The UK’s progress in increasing its paper collection rate to near the European average is said to mask the real facts.
Data from the Confederation of Paper Industries (CPI) mill returns and HM Revenue and Customs shows that of the paper and board consumed in the UK during 2005, 62.4% of this was recovered- leaving us just 0.2% away from the European average of 62.6%.
But the collection figure also reflects how reliant the UK has become on export markets for material collected from the UK waste stream.
CPI recovered paper section manager Peter Seggie said: “These figures only tell half a story.
Going forward, you would expect the UK to be in a strong position, but in reality, the UK continues to have one of the lowest domestic recycling rates in Europe, 36.1% against a European average of 54.6%.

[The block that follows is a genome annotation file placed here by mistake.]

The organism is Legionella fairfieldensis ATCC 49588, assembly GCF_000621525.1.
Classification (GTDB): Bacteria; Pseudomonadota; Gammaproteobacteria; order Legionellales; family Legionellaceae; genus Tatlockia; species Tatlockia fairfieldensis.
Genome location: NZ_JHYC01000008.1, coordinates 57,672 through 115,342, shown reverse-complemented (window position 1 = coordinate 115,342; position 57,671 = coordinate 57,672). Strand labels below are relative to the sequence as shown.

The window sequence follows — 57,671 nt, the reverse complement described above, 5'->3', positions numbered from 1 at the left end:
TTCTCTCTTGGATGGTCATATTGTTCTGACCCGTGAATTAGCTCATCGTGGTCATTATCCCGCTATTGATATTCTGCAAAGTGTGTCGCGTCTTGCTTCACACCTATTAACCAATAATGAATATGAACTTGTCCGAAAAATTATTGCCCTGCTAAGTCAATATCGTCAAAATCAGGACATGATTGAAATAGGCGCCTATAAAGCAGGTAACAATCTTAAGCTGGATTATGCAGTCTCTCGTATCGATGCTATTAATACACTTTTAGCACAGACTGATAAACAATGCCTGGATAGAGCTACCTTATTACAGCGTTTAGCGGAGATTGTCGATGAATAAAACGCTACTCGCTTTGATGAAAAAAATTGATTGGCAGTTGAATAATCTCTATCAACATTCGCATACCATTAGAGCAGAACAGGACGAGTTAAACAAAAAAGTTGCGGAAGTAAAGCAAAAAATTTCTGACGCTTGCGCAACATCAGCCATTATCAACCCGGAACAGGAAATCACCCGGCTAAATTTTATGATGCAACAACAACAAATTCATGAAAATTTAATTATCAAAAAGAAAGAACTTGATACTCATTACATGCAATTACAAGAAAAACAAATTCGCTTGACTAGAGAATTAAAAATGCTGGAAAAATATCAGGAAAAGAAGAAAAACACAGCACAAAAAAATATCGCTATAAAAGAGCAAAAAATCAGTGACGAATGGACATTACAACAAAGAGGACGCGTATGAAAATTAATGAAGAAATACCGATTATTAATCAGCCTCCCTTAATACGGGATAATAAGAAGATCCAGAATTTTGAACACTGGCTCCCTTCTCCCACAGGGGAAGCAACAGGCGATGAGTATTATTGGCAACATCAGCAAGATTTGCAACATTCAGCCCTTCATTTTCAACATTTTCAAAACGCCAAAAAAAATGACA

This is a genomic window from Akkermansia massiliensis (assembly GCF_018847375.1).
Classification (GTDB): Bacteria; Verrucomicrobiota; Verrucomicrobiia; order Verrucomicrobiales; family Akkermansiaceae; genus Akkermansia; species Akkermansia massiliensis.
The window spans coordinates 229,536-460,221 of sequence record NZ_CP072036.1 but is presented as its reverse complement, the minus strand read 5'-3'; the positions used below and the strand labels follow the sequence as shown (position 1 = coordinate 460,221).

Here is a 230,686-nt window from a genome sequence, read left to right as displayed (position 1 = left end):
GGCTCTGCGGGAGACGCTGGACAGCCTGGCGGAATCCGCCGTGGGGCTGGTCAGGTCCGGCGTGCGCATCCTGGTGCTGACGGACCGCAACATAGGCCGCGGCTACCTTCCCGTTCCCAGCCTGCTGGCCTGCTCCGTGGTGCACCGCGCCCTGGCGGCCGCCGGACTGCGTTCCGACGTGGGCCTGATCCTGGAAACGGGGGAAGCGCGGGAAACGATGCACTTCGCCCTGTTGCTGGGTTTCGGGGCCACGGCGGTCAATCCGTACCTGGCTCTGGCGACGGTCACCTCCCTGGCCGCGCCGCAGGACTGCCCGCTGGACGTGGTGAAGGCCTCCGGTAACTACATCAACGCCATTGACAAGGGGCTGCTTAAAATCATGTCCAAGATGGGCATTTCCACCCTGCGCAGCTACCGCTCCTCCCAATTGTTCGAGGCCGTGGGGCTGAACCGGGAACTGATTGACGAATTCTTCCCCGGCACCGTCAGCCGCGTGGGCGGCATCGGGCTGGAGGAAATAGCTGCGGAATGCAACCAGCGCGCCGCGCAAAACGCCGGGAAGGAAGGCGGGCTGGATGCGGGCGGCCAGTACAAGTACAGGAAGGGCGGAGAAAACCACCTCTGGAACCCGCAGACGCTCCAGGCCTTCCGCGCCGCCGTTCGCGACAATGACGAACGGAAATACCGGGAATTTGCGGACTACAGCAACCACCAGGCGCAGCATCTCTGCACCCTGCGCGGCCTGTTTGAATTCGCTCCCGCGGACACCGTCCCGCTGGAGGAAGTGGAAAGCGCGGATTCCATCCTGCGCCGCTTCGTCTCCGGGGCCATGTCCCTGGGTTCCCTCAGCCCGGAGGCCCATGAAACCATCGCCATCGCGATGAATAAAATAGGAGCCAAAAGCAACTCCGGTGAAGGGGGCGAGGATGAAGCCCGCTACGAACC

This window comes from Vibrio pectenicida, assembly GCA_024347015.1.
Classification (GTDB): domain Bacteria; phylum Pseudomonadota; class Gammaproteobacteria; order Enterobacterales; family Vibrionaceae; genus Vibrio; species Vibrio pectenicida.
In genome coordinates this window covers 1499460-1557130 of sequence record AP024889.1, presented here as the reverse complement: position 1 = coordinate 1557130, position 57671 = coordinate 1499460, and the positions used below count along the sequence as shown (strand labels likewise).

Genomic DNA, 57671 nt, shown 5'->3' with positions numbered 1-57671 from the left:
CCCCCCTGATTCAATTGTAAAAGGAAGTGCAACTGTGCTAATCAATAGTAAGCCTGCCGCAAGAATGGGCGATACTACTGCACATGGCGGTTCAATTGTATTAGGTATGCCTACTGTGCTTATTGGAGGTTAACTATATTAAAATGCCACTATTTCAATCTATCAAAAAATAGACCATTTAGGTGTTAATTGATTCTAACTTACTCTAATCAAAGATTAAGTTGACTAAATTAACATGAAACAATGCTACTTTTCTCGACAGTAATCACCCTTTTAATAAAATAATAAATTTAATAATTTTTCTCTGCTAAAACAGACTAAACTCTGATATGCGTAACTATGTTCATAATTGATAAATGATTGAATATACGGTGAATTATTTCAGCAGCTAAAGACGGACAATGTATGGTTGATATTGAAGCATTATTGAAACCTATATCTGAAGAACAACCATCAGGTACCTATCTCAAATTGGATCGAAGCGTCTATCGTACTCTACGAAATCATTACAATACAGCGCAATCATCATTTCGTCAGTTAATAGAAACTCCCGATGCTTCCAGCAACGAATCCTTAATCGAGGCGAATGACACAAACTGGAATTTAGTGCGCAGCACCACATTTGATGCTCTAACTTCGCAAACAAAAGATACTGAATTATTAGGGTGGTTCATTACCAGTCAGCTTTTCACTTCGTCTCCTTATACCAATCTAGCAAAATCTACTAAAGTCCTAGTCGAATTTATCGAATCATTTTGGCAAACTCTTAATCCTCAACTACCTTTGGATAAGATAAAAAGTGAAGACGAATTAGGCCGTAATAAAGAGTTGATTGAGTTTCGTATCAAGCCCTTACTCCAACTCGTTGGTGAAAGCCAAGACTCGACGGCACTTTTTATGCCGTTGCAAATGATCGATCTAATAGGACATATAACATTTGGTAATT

“This is mainly due to the huge imbalance between UK production and utilisation. The UK produces less than 50% of its domestic needs, and has a low level of exports. This means that even with a very high utilisation rate, domestically we use just over 50% of what we collect.”
The UK presently exports just under 50% of what is recovered. But with collection rates improving, many believe this figure will overtake domestic usage during 2006.
Seggie added: “This is sustainable as long as there are expanding overseas markets as currently being experienced with China, but the increasing collection rates of European partners mean they will become strong competitors in the future.
“Should any issues arise with overseas demand, the UK will be among the first to suffer because of the low domestic reprocessing level. Continued energy price pressures on domestic reprocessors may contribute to further mill closures and job losses, and inevitably increased reliance on export markets.”